July 1, 2018 marks the first anniversary of GST (Goods and Service Tax). A year ago, on the midnight of June 30, 2017 GST was rolled out in a ceremony held in the Central Hall of Parliament. It was not just a change in tax system but a complete overhaul to align the country for modern financial realities by aligning itself to ‘one nation, one tax’. There were many apprehensions expressed at the time of GST roll out such as fear of inflation, revenue loss to the states etc., The GST implementation has overcome all the fears in one year’s journey by addressing all the teething issues from time to time in consultation with GST council. Let’s examine how GST had one-year successful implementation run.
Before we look into the details of what happened after GST roll-out, it is imperative to make note of the success of this government in bringing the consensus among different political parties and most importantly taking the states into confidence.
Though taxation power on goods was with central government, it was limited up to the stage of manufacture and production while States had power to tax sale and purchase of goods. Centre had the exclusive power to tax services. In such a setup, implementing GST has required the reconciliation of interests of various States with that of the Centre. Some of these issues included origin-based versus destination-based taxation, rate structure and compensation, Dispute Settlement etc., In bringing consensus, the present government succeeded where the previous government had failed.
How GST Eased Daily Life
GST has been hailed as Good and Simple Tax. There seems to be no exaggeration if we look at the status of daily consumed goods under GST. Wheat and rice are staple food items for vast Indian population. Pre GST, wheat had 2.50% tax and rice had 2.75% tax whereas under GST both attract 0% tax. Curd, Lassi, buttermilk which were under 4% GST have also attracting zero percent tax under GST. Desiccated coconut taxed at 12% before has only 5% tax under GST. Brooms and brushes taxed at 5% now have no taxes. Similarly, Agarbatti taxed at 12% earlier came down to 5% under GST.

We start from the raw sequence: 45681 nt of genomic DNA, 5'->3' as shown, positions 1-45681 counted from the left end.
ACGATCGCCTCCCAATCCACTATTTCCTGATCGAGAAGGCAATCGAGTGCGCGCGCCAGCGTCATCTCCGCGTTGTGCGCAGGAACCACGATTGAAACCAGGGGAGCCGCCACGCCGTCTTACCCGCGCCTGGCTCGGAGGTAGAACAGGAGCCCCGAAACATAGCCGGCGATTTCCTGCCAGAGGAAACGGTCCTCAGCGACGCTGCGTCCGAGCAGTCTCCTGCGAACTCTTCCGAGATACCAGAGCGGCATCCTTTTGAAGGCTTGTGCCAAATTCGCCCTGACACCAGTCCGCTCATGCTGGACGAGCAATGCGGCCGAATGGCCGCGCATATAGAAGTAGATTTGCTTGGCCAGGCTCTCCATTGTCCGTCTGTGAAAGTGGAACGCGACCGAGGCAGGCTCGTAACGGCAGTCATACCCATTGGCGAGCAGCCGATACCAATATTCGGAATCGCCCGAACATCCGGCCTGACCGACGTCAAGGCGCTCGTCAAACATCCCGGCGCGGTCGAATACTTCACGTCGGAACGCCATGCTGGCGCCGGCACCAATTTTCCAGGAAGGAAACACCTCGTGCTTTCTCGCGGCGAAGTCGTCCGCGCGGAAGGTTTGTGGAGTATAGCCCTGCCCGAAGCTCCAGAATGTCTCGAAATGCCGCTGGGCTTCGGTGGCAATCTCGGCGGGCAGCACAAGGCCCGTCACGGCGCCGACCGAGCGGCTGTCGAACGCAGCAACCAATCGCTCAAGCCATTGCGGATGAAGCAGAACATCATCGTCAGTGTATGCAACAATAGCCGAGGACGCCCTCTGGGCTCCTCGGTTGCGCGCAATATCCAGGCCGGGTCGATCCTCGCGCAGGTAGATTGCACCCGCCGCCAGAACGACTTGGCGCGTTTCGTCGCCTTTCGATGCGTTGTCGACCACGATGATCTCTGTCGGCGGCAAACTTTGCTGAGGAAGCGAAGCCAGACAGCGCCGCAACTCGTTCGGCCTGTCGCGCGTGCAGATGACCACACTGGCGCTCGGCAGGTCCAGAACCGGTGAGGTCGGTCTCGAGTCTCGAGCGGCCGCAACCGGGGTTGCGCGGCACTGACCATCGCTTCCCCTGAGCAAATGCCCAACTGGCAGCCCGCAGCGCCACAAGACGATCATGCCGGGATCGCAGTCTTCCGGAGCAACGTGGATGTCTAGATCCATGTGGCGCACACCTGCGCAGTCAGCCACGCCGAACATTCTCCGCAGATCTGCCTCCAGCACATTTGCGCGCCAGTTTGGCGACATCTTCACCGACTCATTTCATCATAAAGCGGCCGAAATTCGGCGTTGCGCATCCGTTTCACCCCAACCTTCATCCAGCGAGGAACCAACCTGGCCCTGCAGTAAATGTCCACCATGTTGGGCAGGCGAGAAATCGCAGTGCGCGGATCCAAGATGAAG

In brief, large number of daily usage items are either exempted or fall under 5% slab.
Therefore, the fear that GST may initially bring high inflation has proved wrong.
Boost to Business
Some commentators have been busy in building a narrative that GST has introduced a complex system hurting business interests. However, the data shows that such fear-mongering has no factual basis at all. Consider this. Within a one year of GST, 48 lakh enterprises have been added as compare to the 66 enterprises registered in all these years from Independence! This may be attributed to the simple procedures adopted under GST. Manufacturers, traders, service providers whose income is under Rs 20 lakh have been exempted from GST, thus creating a friendly eco-system for the small business. Those who have annual turn-over up to Rs 1 crore have simplified composition scheme with concessional rate.
Story of Transparency & Growth
Under GST, everything happens online, thereby replacing the inspector raj system with a transparent portal. In one year around 350 crore invoices were processed, over 11 crore returns filed and over 10 crore e-way bills generated. More than Rs 45,000 crore of GST refunds disposed off till date.
The e-way (electronic way) bill introduced from April 2018 is an example in this regard. It envisages one e-way bill for movement of the goods throughout the country, thereby ensuring a hassle-free movement of goods. In fact, 14% pre-GST logistic costs reportedly came down to 10-12% after GST.
Of course, a change as comprehensive as GST is bound to pose certain challenges as it involves various stake holders apart from government. Unfamiliarity with the new system and IT systems, legal challenges, return filing and reconciliations, passing on transition credit were the challenges being faced. Many of the processes in the GST are new for small and medium enterprises in particular, who were not used to regular and online filing of returns and other formalities. But government always held consultation based on the feedback received from businesses, consumers and taxpayers from across the country and actions were taken to incorporate suggestions and reduce problems through short-term as well as long-term solutions.
Even the apprehension expressed by some quarters that Centre has to compensate most of the states in the initial years also did not come true as the present year’s GST collection from many states are in sound position where compensation is not needed.
Thus, there are many number of reasons to celebrate the success of GST’s first anniversary.